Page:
Without a doubt, my post on the shady practices of Manila Bankers Life Insurance is the most popular post on my blog.
I’m still amazed that the comments keep coming in and how Manila Bankers continues to prey on innocent people who hand over their credit cards in good faith merely for verification purposes, but would later find themselves saddled with an exorbitant insurance premium.
Questions of available remedies for the duped and unwilling life insurance holders appear with scary regularity and the most popular suggestion was to submit cancellation letter with Manila Bankers within the 15/30 day cooling off period. It was also suggested that the Insurance Commission be given a copy of the cancellation letter and/or to submit a separate letter complaint to the Insurance Commission.
As it turns out, the Insurance Commission does listen and act on complaints! I don’t know why I’m surprised to hear this though, maybe I’ve become so used to hearing about government apathy and incompetence that I’ve forgotten that government is also filled with silent workers that toil without glory or accolade in ensuring that the system runs smoothly while protecting the interests of its citizens. It just so happens that bad news is broadcasted on loudspeaker and is so much sexier to report on, thus, the resulting negative image.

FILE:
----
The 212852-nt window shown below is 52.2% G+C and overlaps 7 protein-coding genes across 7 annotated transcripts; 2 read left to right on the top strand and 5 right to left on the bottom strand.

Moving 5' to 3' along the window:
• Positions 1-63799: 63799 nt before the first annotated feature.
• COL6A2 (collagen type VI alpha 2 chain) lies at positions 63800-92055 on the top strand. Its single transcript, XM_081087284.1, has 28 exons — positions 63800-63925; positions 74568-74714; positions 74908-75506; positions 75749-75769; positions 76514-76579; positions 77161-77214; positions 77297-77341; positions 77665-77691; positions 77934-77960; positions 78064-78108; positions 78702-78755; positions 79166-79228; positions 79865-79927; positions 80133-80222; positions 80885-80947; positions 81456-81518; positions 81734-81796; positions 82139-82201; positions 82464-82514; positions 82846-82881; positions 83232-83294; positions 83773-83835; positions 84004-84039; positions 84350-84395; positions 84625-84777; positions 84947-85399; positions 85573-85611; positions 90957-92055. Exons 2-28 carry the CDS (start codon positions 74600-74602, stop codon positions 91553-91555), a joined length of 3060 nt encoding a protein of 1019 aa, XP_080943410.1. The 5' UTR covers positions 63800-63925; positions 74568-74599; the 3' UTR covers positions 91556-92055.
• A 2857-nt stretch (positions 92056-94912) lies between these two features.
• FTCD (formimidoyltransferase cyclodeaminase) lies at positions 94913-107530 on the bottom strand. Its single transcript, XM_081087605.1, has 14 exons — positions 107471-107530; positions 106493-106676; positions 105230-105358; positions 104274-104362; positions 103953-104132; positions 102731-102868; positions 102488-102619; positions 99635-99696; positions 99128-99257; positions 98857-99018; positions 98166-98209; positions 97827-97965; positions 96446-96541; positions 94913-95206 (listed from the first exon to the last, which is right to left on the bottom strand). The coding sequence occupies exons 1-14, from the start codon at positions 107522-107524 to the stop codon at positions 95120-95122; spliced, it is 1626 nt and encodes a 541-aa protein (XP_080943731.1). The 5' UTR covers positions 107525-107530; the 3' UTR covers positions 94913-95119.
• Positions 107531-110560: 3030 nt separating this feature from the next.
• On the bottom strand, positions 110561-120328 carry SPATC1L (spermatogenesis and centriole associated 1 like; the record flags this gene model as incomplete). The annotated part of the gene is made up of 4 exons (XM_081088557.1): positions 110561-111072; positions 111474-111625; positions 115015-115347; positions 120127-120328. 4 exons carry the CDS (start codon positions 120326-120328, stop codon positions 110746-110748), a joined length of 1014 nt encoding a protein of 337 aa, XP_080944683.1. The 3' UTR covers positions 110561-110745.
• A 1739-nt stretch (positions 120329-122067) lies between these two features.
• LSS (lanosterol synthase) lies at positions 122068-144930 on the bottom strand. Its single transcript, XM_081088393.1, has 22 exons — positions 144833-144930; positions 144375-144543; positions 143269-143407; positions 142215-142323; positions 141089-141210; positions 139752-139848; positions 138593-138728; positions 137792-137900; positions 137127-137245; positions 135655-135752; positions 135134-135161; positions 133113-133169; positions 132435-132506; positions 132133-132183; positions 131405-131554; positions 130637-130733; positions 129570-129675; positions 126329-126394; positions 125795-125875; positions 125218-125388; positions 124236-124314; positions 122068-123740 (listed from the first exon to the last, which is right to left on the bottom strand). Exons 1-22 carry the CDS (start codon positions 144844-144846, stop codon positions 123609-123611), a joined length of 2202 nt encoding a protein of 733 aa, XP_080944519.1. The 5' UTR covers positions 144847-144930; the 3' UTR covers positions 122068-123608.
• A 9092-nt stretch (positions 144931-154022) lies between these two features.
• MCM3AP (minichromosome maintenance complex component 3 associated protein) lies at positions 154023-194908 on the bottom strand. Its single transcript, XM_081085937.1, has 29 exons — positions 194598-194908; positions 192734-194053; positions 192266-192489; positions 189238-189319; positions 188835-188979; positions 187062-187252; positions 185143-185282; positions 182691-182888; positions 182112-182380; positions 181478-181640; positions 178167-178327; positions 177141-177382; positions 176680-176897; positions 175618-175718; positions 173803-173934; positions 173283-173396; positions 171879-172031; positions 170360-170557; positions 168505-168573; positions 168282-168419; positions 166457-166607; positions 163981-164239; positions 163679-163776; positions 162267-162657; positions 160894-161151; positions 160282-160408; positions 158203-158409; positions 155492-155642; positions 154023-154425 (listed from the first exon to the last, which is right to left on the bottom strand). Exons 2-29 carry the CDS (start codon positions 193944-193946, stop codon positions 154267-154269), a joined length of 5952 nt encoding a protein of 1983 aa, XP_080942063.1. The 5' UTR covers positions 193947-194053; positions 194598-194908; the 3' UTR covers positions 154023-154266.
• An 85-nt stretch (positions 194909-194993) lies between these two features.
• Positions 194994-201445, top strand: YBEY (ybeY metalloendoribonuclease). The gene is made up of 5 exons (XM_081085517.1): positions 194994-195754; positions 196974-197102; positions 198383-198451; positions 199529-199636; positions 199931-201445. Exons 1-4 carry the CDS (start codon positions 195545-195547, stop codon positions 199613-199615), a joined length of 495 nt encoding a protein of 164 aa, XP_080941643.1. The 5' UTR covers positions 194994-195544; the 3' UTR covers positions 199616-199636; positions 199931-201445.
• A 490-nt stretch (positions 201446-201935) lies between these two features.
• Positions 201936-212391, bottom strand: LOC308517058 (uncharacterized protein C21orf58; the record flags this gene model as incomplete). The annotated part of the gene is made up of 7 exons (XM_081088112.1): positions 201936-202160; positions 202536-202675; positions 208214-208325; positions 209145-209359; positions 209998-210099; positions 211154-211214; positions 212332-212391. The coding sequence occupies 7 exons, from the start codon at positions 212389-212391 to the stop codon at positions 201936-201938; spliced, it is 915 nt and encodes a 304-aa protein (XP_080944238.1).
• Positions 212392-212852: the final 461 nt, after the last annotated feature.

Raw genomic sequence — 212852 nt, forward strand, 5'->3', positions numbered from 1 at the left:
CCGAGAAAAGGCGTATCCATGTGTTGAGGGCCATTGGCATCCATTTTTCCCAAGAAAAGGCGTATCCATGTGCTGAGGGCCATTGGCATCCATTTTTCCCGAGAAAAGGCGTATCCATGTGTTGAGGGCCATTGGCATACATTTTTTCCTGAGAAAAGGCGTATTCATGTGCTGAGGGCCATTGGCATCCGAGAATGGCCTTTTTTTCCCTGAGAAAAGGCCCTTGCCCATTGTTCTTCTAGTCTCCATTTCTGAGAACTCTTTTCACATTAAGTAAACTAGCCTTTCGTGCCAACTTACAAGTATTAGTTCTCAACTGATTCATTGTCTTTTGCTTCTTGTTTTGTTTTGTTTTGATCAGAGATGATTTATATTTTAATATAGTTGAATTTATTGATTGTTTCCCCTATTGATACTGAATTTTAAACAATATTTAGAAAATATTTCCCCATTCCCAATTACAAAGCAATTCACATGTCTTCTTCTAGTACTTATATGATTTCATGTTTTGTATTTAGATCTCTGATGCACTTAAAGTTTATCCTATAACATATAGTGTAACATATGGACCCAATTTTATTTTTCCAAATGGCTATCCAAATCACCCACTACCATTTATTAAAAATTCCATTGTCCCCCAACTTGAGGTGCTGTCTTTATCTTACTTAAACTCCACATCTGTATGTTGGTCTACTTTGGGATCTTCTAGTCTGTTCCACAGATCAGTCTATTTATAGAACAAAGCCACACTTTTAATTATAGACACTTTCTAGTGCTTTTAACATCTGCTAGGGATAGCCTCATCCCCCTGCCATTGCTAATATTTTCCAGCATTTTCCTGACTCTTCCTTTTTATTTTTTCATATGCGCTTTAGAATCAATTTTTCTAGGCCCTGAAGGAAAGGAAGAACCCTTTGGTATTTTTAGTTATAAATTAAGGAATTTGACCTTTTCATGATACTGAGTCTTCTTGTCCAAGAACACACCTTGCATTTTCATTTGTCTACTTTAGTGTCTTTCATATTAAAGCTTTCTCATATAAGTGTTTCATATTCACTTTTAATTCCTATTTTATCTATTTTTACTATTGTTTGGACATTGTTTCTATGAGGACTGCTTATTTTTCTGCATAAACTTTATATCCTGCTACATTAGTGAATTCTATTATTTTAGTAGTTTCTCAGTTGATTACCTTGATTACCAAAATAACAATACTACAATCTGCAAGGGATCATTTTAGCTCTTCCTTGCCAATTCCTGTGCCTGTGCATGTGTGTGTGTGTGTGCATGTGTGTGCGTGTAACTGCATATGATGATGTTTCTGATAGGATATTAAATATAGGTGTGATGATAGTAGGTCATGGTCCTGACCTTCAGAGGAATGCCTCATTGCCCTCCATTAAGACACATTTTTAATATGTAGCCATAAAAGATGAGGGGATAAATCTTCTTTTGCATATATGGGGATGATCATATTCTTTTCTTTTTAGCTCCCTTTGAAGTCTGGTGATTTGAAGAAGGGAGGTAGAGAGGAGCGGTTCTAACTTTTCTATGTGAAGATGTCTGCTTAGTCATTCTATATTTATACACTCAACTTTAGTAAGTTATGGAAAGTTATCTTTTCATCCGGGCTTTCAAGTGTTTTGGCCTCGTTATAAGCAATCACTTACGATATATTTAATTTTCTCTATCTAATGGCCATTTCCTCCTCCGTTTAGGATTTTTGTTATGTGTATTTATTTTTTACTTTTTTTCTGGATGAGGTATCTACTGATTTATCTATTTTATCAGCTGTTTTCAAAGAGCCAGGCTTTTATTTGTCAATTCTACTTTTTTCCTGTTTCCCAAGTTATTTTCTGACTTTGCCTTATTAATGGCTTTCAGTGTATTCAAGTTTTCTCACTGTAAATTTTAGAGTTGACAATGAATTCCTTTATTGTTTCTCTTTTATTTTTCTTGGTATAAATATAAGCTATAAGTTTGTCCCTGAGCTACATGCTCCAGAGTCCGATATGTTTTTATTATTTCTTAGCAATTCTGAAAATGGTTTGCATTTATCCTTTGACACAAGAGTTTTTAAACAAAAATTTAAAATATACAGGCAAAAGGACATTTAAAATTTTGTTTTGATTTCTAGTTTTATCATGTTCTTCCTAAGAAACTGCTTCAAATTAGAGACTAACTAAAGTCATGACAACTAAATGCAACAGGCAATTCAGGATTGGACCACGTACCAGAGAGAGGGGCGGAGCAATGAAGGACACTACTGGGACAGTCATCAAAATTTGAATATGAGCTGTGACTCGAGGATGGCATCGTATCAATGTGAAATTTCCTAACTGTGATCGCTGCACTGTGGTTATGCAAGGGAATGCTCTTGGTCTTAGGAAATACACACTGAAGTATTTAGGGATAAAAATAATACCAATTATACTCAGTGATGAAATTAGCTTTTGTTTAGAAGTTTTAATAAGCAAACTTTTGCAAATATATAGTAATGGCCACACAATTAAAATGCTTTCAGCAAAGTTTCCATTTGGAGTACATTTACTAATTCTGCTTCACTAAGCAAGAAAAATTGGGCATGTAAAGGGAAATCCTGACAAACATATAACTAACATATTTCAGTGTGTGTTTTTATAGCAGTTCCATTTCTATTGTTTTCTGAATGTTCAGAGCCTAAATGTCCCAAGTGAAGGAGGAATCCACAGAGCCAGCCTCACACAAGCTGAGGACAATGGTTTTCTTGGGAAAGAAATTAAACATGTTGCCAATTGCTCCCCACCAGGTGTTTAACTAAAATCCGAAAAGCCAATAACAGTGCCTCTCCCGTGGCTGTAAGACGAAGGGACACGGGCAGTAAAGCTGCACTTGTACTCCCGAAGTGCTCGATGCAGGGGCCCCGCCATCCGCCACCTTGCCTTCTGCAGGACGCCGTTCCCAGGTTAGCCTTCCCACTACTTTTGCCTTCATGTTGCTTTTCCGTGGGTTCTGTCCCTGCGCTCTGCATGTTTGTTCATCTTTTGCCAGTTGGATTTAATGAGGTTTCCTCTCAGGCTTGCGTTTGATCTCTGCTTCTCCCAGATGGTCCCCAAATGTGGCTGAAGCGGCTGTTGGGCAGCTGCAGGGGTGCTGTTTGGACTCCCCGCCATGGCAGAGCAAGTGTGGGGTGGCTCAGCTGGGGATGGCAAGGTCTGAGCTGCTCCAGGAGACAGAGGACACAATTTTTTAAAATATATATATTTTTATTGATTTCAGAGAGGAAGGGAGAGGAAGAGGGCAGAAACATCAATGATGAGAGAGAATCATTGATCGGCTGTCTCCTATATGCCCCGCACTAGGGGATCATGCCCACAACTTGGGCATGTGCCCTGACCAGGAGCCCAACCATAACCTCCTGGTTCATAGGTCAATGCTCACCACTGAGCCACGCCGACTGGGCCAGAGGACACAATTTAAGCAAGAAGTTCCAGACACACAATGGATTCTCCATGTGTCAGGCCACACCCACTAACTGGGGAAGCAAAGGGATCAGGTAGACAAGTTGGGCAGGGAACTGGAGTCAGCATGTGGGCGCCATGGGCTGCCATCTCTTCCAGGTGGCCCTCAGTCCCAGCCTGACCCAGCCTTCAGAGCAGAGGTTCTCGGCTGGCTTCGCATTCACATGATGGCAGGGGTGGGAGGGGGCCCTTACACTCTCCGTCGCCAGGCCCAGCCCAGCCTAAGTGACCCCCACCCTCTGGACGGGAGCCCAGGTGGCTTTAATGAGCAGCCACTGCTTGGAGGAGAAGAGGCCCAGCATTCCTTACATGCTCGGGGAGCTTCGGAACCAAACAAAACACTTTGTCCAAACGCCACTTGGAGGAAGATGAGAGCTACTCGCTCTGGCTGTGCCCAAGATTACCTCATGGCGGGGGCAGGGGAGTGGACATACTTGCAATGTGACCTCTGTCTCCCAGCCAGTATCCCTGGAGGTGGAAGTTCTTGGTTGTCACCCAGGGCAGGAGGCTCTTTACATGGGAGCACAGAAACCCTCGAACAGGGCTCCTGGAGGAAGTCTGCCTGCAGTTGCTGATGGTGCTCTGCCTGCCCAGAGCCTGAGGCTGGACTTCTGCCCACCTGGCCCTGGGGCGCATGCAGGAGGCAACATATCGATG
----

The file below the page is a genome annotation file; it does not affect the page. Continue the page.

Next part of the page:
Anyhoo, this article about the show cause order issued to Caritas Health Shield may sound eerily familiar:
The complainants claimed they had no intention of purchasing HMO products from Caritas Health Shield, and requested cancellation of their contracts and the return of their premiums that were charged on their credit and debit cards.“In the show cause order issued by the IC, Caritas Health Shield was ordered to cease and desist from engaging in the activity complained of pending the conduct of an investigation,” the IC stated.
The magic number seems to be 117 because generally the Insurance Commission would endorse the complaints received to the Association of Health Maintenance Organizations of the Philippines, Inc. (AHMOPI), as a form of self-policing or cleaning their own ranks. However, the Insurance Commission was impelled to take action after it received 117 similar complaints on the fraudulent swiping and charging of credit and debit cards. Hence the directive for Caritas Health Shield to answer the allegations of fraud and misrepresentation against it,
For those who have been similarly duped by Manila Bankers, the trick seems to be to work together and submit complaints en masse to make a statement that the Insurance Commission cannot ignore. I don’t think that number of complaints has to reach 117 too, but something equally numerous should do the trick.
Nonetheless, it’s probably not enough to submit a letter complaint, because the Insurance Commission has a specific format and process for the filing of a formal complaint. So if you really want to put an end to these deceptive practices, better haul your ass over to United Nations and lodge a formal complaint against Manila Bankers.
As always, the best thing to do is to ignore their sales pitch and not to hand over your credit or debit card. But if the damage has already been done, you can still file a cancellation letter within 15/30 days after signing the insurance contract and be sure to CC the Insurance Commission to the letter. However, for maximum results, although it will take some effort on your part, lodge a formal complaint with the Insurance Commission as well.
Good luck everyone!
(Read: How to Get Your Money Back from Manila Bankers Life Insurance)